To get a breath of fresh air, I turned to the 400-year old lady to my right and said "hi." She looked up from reading the dinner menu and dryly said "No English." I was suspicious she was lying since the dinner menu was printed in English. Anyway, I was thankful to not have gabbers on both sides of me. I was kicking myself for not using the "No English" excuse when the Polish lady started talking to me. Since that flight, I have to admit that I've used the "No English" excuse on SEVERAL occasions. No more having to sound interested when somebody is telling me about their collection of dried egg shells or how they got so many scars.
Right before takeoff, the flight attendant approached our row and handed me a dry washcloth. I asked her what it was for and she pointed up and said, "There's a leak above your seat." She then turned and walked away. I leaned over toward the old lady and jokingly asked, "What? Are we expecting rain or something?" She just looked up and said, "NO ENGLISH!" Sigh.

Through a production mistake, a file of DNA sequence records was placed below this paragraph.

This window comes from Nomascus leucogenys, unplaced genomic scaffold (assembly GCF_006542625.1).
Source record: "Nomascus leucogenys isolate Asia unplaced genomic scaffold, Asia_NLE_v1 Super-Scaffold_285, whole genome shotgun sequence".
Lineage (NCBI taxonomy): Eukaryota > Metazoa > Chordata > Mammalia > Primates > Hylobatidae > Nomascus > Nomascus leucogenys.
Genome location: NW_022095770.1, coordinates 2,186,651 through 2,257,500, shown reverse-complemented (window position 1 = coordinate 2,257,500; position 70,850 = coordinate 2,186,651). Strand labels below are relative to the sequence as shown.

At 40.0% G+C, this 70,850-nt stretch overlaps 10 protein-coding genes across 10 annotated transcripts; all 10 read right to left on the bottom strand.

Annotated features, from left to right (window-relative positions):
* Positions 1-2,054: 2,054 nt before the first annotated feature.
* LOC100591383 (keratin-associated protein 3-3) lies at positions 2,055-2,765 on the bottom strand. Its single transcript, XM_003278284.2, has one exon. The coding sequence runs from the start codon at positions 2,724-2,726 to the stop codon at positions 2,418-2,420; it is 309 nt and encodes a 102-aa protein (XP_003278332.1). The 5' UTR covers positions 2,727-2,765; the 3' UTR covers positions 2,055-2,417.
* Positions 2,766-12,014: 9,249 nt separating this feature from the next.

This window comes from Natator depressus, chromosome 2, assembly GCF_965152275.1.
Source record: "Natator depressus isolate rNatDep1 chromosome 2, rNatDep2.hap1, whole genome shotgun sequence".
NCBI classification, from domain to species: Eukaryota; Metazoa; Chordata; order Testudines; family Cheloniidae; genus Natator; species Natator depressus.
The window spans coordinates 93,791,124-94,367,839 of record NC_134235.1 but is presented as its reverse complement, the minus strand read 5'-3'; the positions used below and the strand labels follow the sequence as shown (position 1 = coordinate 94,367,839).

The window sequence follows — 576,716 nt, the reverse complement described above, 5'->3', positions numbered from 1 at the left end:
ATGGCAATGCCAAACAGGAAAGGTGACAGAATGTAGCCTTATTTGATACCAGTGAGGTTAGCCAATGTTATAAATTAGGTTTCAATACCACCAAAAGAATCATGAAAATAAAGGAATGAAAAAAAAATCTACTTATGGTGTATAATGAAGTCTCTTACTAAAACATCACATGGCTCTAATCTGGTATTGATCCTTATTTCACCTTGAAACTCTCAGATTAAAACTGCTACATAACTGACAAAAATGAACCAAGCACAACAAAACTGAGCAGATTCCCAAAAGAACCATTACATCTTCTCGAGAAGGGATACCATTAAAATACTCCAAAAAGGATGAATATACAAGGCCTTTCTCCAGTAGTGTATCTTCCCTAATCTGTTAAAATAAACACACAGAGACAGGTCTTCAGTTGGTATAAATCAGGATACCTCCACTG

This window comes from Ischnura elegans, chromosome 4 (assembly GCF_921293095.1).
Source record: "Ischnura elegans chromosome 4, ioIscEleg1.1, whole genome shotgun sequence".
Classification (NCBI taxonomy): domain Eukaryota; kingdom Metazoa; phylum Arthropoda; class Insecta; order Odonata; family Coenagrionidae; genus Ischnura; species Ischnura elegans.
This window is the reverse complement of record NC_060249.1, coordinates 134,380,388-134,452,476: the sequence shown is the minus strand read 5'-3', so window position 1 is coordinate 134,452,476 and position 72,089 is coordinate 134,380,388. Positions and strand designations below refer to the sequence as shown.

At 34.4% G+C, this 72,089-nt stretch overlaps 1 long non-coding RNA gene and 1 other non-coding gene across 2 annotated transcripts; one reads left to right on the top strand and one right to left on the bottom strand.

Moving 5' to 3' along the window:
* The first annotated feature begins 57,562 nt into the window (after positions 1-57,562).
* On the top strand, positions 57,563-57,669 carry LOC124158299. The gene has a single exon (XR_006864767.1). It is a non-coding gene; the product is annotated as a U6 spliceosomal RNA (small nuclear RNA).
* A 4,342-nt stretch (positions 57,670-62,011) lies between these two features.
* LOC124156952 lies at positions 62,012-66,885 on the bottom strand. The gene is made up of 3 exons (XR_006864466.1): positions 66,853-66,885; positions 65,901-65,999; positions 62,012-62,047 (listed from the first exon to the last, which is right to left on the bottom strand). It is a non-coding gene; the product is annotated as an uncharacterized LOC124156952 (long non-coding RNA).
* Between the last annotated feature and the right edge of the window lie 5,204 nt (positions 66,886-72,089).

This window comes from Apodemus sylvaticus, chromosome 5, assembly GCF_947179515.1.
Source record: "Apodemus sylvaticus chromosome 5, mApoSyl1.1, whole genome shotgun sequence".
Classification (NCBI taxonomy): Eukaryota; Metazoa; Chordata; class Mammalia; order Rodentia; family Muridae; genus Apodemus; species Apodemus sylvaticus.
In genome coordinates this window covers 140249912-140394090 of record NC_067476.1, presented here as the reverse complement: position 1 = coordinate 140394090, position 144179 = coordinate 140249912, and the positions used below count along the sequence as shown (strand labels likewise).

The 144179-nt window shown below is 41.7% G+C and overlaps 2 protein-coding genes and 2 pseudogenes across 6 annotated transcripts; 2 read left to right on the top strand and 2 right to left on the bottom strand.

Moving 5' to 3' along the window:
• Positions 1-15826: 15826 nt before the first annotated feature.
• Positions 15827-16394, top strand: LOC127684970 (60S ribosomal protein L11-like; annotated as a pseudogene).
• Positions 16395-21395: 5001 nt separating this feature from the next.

After take-off, I felt something drip down on my head. I'm not sure what it was. It was probably something unimportant. You know, like, hydraulic fluid or something. Anyway, I held the washcloth above my head while the Polish lady was telling me her life story – and she was only up to age 3. When one arm got tired, I switched to other arm. After an hour of this, I was sick of constantly having one arm in the air so I just laid the wash cloth on the top of head and stared at the back of the seat in front of me while the Polish lady rambled on and on. Drip. Gab, gab, gab. Drip. Gab, gab, gab. Drip. Oy! Every so often, a flight attendant would take the wet wash cloth and carefully place a dry one back on top of my head.